“What is the value of doing an international mission trip with youth?”
Andrew Noe is the Student Minister at Rosemont Baptist Church in Lexington, KY, and the moderator of this blog. He enjoys superheroes, and trying to be funny. He is married to the wonderful and amazing Hannah Noe, and has a beautiful daughter named Gwendolyn. They also have a super intelligent dog named Daphne, and a water-obsessed cat named Ellie.
I was talking with someone recently and they were speaking about how God moves in the world. It took me a few days to realize that all of the large events they were speaking of happened in America. It is not an evil thing or even a bad thing really, to look at the world in terms of where you have been/are/live.
This person is younger, and has never been out of the country. They had never experienced what God might be doing other places, and had probably never thought about it. I mean why would you? I have never been in my neighbor’s living room, so I have never (other than right now) imagined what takes place there.
I think the value of doing an international mission trip is to open a teenager’s mind to a few possibilities.
First a youth will learn and explore that others around the world are serving the same God as them. The great thing though, as that student learns and explores that while those people serve the same God, it probably looks drastically different than how the student serves God on a daily basis. They might learn for the first time in their life, there are multiple right ways to do something.
Secondly a youth who travels to serve will be a changed person (hopefully). They are setting aside their comforts and regular routine to go do something for someone or people they have never met. Giving up their own wants and needs (even if at first it’s just to go on a fun trip) will help them learn a little perspective. The luxuries of clean water and a decent place to live look entirely different when you make a friend in another country who doesn’t have those things. After seeing large, heart breaking places where injustice runs wild, their eyes change. Suddenly they come back home, and they pay more attention to those around them, who are suffering, and before they ignored. As a result of a trip, I heard of someone who would buy those peanut butter cracker snacks and bottles of water, leaving them in their car so they could always be ready to provide nourishment to homeless people in their city.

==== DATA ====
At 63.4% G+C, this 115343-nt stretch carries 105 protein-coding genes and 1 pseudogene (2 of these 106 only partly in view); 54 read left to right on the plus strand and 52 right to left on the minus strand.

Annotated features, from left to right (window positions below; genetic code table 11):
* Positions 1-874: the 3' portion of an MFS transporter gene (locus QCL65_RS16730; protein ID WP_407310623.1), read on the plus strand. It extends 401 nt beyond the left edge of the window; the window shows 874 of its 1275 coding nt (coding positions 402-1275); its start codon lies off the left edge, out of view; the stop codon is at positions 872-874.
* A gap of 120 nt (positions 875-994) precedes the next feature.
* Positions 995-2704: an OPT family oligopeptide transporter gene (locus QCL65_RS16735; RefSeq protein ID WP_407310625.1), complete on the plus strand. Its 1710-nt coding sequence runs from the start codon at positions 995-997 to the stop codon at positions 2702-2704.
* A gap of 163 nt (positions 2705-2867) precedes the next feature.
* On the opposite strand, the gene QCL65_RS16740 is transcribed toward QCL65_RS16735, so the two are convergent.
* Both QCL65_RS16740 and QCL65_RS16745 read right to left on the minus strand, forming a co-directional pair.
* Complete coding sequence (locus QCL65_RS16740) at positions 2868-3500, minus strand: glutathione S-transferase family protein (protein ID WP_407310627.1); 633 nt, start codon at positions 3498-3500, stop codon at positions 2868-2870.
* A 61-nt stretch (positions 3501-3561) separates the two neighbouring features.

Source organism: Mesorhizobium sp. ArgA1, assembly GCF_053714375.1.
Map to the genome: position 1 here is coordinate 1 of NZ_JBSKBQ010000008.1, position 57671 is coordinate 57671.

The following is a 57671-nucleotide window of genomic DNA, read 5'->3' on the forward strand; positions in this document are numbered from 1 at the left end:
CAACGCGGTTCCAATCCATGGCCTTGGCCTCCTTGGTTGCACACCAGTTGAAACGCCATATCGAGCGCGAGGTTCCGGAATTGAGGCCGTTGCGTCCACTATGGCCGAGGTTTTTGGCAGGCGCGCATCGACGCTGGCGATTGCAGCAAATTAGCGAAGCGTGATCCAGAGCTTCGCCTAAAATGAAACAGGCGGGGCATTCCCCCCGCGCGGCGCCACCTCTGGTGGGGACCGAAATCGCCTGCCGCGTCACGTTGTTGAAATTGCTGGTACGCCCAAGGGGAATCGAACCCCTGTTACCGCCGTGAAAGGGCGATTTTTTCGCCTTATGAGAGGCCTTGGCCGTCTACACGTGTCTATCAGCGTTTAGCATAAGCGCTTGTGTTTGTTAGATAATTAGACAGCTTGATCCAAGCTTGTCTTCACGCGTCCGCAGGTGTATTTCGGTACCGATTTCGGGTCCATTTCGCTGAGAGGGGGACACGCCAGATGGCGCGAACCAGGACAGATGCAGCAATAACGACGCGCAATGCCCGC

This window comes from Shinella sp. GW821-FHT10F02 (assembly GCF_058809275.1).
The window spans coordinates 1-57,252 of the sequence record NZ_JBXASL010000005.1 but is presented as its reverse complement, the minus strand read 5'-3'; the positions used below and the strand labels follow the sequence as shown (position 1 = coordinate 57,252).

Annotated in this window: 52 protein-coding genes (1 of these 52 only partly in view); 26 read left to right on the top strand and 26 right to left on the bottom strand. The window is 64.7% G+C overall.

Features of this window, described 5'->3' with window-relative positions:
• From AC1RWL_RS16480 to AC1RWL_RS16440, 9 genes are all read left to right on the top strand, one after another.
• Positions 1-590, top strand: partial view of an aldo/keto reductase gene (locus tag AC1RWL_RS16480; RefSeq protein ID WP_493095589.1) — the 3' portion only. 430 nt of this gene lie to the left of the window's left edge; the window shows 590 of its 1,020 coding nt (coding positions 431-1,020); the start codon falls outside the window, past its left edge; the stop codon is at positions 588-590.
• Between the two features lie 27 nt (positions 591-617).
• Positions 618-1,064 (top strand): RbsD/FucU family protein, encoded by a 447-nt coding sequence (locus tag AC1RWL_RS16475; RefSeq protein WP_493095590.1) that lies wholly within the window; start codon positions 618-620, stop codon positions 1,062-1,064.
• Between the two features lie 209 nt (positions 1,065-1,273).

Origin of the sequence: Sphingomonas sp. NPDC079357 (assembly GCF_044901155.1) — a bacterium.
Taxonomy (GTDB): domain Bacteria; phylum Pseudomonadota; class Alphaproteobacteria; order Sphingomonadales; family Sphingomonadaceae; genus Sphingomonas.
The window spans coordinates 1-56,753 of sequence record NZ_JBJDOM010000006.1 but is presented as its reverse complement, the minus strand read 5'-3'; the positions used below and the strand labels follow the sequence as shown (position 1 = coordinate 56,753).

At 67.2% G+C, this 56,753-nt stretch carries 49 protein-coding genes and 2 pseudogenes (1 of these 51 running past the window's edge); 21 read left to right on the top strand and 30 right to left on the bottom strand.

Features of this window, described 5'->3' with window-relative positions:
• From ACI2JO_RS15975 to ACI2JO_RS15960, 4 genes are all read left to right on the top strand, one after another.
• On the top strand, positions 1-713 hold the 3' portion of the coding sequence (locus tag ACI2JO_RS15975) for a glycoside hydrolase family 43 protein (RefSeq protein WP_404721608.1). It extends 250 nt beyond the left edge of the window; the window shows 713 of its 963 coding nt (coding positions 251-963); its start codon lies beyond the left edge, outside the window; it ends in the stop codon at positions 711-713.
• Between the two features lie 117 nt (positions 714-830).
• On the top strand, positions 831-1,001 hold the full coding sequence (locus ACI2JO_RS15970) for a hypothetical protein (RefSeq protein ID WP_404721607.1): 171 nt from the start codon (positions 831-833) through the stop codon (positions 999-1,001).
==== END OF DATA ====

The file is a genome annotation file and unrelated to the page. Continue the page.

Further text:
Lastly, it matures them. I know one of the last times my church went on a trip, the youth went down an escalator in an international airport and saw guards with large guns. In that moment I think they realized the world is different, and they grew up a little. Being in charge of your passport, having to answer customs questions, usually forms of travel such as subways they have never taken before; all of these things adds something to a teenager.
So I urge you, take an international trip as a church and include youth. Maybe make it a special 10th-12th grade sort of thing, but make sure some teenagers go. Give them the chance to explore the world, grow a little, and realize God moves in many ways all over the world.
Disclaimer: I have only been on one trip with youth, but it was eye opening. I hope to go again soon. I know that even my views of what an international trip looks like, is probably shallow and limited. I hope my descriptions or scenarios I have encountered did not offend, since I realize many trips are different.